Where we’re going

Honor the past. Celebrate the present. Plan for the future.

Those sentiments might well have been the central themes of this year’s Share The Road Celebration of Cycling event, held in Gainesville on Oct. 28-29. It was a time to remember those who came before us, to recognize those who continue to work on behalf of safe cycling and to set the stage for a more prominent role for cycling in Florida – to transform Florida into The Cycling State.

Honoring The past:

Saturday, Oct. 29 dawned a clear, crisp autumn morning. Dozens of cyclists assembled on the campus of the University of Florida to embark on a two-mile Ride of Silence.

With a Gainesville Police Department escort in the lead and Bike Florida’s own Share The Road van bringing up the rear, the cyclists made their way to downtown Gainesville’s newly opened Depot Park.

Anchoring the northeast corner of the park are six “rammed-earth” sculptures – memorials created in 1997 by friends and family members of a group of cyclists who left Gainesville the morning after Christmas in 1996 on a ride to St. Augustine.

Two of the cyclists would not return.

At about noon on that day, on a lonely rural road in Clay County, while riding in a pace line, all six cyclists were run down from behind by a distracted driver in a pickup truck. The driver was not tested for alcohol use and was never charged for his deadly act of negligence.

Two cyclists were killed and the others were severely injured. Among the dead were Margaret Raynal – one of Florida’s most respected safe cycling advocates – and Doug Hill, manager of a Gainesville bike shop. The accident, and the failure of police to charge the offending driver, sent waves of shock and outrage throughout Florida’s cycling community.

Bike Florida recently raised $16,000 to restore the sculptures, and the Oct. 29 dedication was a time to remember the victims of that crash – and to resolve anew our collective determination to make Florida roadways safe for all users. At the suggestion of the sculptures’ artist, Eric Amundson, the site was renamed the Share The Road Memorial. And newly installed signage asks visitors to take the Share The Road Pledge to “CONSIDER THE SAFETY OF BICYCLES, PEDESTRIANS AND MOTORISTS ALIKE WHEN USING THE PUBLIC ROADWAYS….”

Celebrating the Present:

At our Oct. 28 award luncheon Bike Florida and the Florida Bicycle Association presented this year’s Share The Road awards to those organizations and advocates that continue to work to make Florida a more bike-ped friendly state. Among this year’s honorees:

Leadership Award: To Ft. Lauderdale, for being the first city in Florida – indeed, in the entire southeast United States – to adopt a Vision Zero plan. The City’s ambitious goal is to eliminate traffic-related fatalities and injuries by employing a range of enforcement, engineering, education, encouragement and evaluation strategies.

Visionary Award: To Ryan and Jamie Altman, founders of Gainesville’s Freewheel Project, a non-profit bicycle collective established to help make cycling safer, more accessible and more affordable for low income residents, children and others.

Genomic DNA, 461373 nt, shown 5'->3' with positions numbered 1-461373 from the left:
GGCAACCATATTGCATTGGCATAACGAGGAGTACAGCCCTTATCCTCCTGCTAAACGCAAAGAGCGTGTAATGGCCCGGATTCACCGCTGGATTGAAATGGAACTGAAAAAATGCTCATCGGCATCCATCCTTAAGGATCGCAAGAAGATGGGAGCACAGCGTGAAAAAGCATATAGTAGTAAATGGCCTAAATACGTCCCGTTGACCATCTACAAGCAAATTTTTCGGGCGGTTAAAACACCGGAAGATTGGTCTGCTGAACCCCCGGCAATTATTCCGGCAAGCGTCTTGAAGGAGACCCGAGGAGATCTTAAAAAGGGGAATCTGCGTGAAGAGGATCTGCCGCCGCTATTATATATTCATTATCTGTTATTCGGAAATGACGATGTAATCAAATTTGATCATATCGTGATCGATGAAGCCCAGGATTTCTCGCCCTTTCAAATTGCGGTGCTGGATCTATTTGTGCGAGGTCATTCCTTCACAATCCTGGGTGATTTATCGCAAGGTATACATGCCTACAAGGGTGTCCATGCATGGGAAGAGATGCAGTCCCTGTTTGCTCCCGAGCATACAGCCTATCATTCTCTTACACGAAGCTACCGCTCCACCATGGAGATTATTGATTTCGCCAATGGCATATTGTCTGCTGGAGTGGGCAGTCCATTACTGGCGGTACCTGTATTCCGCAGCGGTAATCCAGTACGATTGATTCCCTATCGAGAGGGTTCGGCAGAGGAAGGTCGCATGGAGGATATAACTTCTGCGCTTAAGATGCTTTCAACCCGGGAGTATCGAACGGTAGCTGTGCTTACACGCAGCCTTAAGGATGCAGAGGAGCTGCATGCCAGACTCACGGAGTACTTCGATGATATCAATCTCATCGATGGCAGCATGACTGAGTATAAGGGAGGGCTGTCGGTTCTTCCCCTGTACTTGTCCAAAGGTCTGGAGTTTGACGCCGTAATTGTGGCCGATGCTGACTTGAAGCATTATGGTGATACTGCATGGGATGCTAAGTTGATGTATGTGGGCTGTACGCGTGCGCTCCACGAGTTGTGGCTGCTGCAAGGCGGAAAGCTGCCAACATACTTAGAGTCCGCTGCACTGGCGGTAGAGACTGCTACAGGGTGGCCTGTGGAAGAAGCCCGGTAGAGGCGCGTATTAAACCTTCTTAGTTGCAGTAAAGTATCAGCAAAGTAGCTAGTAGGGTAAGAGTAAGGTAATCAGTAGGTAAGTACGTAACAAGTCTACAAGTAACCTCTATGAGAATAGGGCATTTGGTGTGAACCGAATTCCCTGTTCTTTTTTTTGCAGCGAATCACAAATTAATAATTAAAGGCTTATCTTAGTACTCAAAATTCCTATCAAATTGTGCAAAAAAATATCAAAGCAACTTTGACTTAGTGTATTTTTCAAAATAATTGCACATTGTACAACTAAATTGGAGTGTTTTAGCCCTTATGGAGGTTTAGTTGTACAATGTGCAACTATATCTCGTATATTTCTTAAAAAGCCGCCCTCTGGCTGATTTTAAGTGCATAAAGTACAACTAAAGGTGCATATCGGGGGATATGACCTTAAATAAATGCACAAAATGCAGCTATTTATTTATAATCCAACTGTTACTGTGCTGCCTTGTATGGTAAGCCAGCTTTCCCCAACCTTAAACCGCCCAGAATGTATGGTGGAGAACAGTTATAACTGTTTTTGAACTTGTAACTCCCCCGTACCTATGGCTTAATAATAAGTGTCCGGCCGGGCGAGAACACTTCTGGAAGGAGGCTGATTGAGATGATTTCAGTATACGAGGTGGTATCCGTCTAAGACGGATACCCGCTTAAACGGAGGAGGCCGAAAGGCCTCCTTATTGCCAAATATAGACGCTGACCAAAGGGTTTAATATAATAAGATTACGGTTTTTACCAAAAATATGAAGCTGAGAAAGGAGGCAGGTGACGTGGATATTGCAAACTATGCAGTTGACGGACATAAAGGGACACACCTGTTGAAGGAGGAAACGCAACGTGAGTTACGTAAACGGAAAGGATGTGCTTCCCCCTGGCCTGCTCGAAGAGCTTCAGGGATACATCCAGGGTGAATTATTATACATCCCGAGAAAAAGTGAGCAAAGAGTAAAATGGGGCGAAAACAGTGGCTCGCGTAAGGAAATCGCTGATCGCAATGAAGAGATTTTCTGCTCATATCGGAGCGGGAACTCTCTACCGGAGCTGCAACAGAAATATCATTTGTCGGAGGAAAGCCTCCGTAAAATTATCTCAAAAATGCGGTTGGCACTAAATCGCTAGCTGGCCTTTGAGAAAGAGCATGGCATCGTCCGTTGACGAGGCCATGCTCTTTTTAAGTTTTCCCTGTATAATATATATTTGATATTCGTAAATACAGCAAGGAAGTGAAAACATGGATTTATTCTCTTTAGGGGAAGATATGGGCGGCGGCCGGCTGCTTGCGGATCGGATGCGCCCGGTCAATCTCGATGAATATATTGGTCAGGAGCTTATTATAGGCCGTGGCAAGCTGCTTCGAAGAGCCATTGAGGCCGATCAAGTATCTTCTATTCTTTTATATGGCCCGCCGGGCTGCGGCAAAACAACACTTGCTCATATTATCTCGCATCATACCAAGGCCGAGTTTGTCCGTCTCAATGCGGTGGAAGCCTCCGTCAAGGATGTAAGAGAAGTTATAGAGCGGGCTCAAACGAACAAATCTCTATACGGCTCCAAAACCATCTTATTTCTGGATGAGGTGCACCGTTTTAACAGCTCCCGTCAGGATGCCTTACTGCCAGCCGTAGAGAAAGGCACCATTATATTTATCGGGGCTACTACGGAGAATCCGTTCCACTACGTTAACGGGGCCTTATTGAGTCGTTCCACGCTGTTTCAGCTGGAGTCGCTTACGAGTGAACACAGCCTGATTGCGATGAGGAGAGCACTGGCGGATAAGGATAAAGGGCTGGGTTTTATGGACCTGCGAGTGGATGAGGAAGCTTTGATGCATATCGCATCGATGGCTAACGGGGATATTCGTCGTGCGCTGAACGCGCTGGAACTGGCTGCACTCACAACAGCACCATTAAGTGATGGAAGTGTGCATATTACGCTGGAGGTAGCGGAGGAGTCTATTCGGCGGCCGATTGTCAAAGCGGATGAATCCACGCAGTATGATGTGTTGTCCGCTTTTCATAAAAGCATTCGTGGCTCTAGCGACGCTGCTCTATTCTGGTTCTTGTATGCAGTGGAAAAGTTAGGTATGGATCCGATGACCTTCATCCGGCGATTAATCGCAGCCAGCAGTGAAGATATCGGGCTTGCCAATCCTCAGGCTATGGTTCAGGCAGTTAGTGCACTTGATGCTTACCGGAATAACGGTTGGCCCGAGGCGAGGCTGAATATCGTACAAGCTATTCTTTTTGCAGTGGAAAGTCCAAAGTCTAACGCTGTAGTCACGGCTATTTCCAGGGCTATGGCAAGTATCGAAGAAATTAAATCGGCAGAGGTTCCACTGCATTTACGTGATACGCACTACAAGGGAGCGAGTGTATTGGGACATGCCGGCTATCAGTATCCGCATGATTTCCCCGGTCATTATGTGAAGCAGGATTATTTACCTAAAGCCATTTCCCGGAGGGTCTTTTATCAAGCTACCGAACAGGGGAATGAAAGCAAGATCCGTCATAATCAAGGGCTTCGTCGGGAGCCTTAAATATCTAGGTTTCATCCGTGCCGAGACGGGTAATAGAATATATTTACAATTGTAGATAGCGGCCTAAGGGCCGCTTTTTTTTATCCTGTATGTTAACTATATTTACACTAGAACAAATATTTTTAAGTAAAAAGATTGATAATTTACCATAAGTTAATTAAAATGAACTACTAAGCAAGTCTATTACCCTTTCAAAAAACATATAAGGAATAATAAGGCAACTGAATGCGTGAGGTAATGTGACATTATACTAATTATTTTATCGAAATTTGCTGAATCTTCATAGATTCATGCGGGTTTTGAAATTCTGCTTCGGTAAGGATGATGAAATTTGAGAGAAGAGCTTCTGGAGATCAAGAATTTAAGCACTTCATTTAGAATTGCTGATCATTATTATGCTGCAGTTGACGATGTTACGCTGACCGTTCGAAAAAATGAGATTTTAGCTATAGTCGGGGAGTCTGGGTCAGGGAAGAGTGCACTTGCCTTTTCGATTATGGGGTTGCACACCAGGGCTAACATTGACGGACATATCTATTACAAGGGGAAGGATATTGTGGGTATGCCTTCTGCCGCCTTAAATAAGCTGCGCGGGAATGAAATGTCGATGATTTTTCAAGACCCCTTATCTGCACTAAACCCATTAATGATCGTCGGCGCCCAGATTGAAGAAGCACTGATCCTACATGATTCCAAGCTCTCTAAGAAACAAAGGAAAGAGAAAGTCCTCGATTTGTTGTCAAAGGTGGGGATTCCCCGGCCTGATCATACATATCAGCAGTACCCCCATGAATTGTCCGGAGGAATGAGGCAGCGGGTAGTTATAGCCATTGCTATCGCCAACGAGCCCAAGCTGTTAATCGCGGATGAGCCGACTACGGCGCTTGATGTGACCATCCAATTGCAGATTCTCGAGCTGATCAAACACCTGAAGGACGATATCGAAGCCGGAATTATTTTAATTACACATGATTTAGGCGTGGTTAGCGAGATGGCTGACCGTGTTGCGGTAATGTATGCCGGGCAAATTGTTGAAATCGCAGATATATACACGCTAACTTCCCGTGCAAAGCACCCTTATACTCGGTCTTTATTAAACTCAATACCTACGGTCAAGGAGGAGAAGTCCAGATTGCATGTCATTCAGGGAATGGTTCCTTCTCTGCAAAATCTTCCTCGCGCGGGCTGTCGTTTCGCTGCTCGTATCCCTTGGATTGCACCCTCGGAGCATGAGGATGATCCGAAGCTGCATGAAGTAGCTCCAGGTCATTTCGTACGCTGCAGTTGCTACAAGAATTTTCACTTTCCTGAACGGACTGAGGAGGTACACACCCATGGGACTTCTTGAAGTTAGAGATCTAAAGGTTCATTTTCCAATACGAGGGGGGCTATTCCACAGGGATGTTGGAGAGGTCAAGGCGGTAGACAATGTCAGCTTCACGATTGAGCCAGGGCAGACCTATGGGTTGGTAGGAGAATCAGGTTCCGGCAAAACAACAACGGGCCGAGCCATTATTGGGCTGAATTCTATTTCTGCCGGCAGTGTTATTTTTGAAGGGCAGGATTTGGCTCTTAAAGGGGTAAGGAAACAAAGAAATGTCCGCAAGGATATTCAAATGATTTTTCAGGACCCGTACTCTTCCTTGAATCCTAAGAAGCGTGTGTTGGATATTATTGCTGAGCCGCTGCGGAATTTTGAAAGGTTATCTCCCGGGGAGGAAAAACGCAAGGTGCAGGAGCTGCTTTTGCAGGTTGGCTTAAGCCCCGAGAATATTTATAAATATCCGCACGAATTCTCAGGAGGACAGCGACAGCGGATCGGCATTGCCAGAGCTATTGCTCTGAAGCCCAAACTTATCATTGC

Founder’s Award: To B. Kraig McClain, director of the St. Johns River To Sea Loop Alliance, for his years long championship of rail-trail development and expansion.

Advocate’s Award: To Erica Bea Pucket, founder of Tallahassee’s Joyride Bicycle Collective, an organization dedicated to making cycling a more family-friendly and inclusive activity in Florida’s Capital City.

Volunteer Award: To Earle and Lois Richards, for their years-long work in support of numerous cycling events throughout Florida. Earle Richards passed away this year and his contributions to cycling will not soon be forgotten.

Media Award: Dedicated to Wayne Ezell, a longtime Florida newspaper journalist who, since his retirement, had become a key member of the North Florida Bicycle Club’s leadership team. Wayne was killed this year in a crash while riding in Iowa’s RAGBRAI tour.

President’s Award: To Ron Cunningham, who is retiring after four years as executive director of Bike Florida.

Planning for the Future:

One key to making Florida safer for all cyclists is to get more people on bicycles. The more cyclists on the roads, the more aware motorists are of the need to pay attention and drive responsibly. Moreover, getting large numbers of cyclists on the road – especially non-Floridians – not only makes cycling safer for everyone, but holds an economic bonus as well.

The theme of this year’s Share The Road Celebration of Cycling was “Cycling Is The New Golf: Can Florida Be A Major Destination For Cycle Tourism?” A series of speakers and panel discussions fleshed out the economic implications of marketing Florida as a cycling destination.

What implications? Well according to Adventure Cycling Association – whose executive director Jim Sayer was a key speaker at our event – bicycle tourism generates: $400 million a year in Oregon, $924 million annually in Wisconsin, $427 million in Minnesota, $88 million in Arizona.

Oh yes, and $57 billion a year in Europe.

Florida, with a great climate and cycle-friendly terrain, should indeed be a major destination for cyclists from all over the world. The good news is that Visit Florida – the state’s tourism promotion agency – was a major sponsor of and active participant in this year’s Share The Road Celebration of Cycling discussions. With strong marketing support from Visit Florida in partnership with touring organizations like Bike Florida, a boom in cycle tourism could indeed help transform Florida into The Cycling State.

 

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